LONDON, ONT. -- The last day of November marks the end of Crohn’s and Colitis Awareness Month, but London, Ont.'s Adam Polak, who lives with Pancolitis, says it’s time we all started talking about the auto-immune disease.

“It’s one of the scariest things someone can experience.”

Polak was diagnosed with Pancolitis when he was in his early 30s. Pancolitis is a form of ulcerative colitis that affects the entire large intestine.

“It is a debilitating illness and comes with all sorts of gory details, it’s enough to turn your life upside down.”

Polak has multiple medications he takes throughout the day to help treat his symptoms. Even with medication his day-to-day decisions are shadowed by the disease.

“I need access to a washroom at all times. You will often have crippling abdominal cramps and pains, enough as 20 or more bowels movements a day where you have to rush to the bathroom.”

Polak says when he first started experiencing symptoms of Pancolitis, like blood in the stool and severe cramping, he chalked it up to body sensitivity. He says he felt a wave of fear and embarrassment surrounding his symptoms.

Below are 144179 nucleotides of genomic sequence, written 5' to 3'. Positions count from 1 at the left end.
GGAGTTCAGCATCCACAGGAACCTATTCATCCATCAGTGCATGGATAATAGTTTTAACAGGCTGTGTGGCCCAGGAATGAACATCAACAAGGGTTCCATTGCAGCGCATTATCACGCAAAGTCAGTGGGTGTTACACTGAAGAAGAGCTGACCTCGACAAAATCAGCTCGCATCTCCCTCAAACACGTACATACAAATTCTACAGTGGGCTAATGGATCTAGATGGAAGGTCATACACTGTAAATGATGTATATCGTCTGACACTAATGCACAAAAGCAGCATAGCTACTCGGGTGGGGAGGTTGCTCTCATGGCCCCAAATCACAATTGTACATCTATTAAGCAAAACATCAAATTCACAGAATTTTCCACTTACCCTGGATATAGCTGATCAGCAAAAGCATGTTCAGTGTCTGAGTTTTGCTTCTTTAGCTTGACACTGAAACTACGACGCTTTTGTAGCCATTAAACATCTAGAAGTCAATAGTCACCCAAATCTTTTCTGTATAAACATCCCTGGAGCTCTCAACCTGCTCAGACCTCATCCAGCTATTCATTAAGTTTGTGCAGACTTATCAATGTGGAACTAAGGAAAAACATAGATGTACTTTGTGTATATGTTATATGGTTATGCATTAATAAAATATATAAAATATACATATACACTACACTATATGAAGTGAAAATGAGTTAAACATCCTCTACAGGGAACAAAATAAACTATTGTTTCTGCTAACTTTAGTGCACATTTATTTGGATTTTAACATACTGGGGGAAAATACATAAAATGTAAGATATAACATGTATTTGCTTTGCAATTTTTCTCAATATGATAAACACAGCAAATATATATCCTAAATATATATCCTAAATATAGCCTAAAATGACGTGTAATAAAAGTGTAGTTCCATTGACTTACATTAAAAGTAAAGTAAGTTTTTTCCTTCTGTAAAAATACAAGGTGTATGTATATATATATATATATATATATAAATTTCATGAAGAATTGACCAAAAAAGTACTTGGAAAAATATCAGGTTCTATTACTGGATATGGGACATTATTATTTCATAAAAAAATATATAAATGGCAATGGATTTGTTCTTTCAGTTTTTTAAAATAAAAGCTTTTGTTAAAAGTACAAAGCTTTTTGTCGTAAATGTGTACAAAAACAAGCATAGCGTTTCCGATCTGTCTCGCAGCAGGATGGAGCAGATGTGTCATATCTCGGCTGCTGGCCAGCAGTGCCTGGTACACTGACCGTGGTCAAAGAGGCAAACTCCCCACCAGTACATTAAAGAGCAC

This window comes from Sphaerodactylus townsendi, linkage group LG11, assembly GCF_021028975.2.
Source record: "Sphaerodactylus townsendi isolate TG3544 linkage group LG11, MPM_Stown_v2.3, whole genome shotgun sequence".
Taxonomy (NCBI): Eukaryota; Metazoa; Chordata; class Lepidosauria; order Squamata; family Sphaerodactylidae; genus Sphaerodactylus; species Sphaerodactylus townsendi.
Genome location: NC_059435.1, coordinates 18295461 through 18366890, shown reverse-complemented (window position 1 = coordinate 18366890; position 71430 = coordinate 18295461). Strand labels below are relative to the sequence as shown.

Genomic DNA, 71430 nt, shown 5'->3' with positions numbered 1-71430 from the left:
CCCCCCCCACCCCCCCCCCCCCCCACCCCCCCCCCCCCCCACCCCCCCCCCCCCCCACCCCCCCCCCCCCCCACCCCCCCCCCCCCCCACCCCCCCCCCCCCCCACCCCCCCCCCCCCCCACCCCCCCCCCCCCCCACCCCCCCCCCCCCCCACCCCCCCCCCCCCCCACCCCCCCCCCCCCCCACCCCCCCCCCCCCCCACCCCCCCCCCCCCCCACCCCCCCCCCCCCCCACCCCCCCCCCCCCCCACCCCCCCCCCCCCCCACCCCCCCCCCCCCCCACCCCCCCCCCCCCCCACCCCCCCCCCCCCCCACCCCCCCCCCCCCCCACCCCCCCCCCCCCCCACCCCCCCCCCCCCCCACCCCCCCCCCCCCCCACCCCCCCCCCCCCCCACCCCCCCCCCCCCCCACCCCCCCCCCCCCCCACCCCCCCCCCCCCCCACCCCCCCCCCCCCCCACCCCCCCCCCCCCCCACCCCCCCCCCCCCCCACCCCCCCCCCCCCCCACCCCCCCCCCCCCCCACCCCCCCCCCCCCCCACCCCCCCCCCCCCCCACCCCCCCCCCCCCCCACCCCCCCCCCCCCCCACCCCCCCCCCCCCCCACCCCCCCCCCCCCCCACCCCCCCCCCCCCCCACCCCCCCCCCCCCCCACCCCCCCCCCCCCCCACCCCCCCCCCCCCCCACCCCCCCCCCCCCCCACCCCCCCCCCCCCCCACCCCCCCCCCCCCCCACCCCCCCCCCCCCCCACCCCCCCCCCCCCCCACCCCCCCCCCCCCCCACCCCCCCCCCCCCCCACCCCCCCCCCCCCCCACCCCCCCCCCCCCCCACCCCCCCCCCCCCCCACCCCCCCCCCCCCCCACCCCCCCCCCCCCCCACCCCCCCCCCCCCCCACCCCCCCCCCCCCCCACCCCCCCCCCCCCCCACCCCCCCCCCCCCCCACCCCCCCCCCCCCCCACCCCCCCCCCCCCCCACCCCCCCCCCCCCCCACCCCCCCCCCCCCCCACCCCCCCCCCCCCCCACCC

It took Polak a year before he sought out a doctor for a diagnosis.

Dr. Vipul Jairath, a gastroenterologist and London Health Sciences Centre and professor at Western University, says that some patients are nervous or resistant to talk about bowel movements.

“There is a lot of stigma attached to these conditions and the symptoms they present with…it’s still taboo to talk about the bowels.”

Jairath says that high-risk patients, those with extensive diseases or younger patients, do benefit from early treatment.

“It’s estimated that by 2030, one per cent of Canadians will suffer with inflammatory bowel disease. It is really important that people understand what these conditions are and raise awareness.”

While Crohn’s and Colitis are not curable they are treatable. Jairath says talking about the illness will ultimately improve patients' lives and provide more supports.

“And also to raise the profile of these illness so there is greater investment into research…we want to get to a cure and that will only come from investing.”

Polak’s mission is to eliminate the stigma surrounding Crohn’s and Colitis for good, and for people to see their doctor when they first experience symptoms.

“You don’t have to suffer in silence. Making that first step to say something, to call your doctor, because it could be the difference from life and death."

Patients who may be experiencing symptoms of ulcerative colitis or Crohn's disease can be directed to this online quiz by Innovative Medicines Canada, to help support  treatment journey as it advances.

London Chapter of Crohn's and Colitis Canada provides a community where people can ask questions and connect to others living with the auto-immune disease.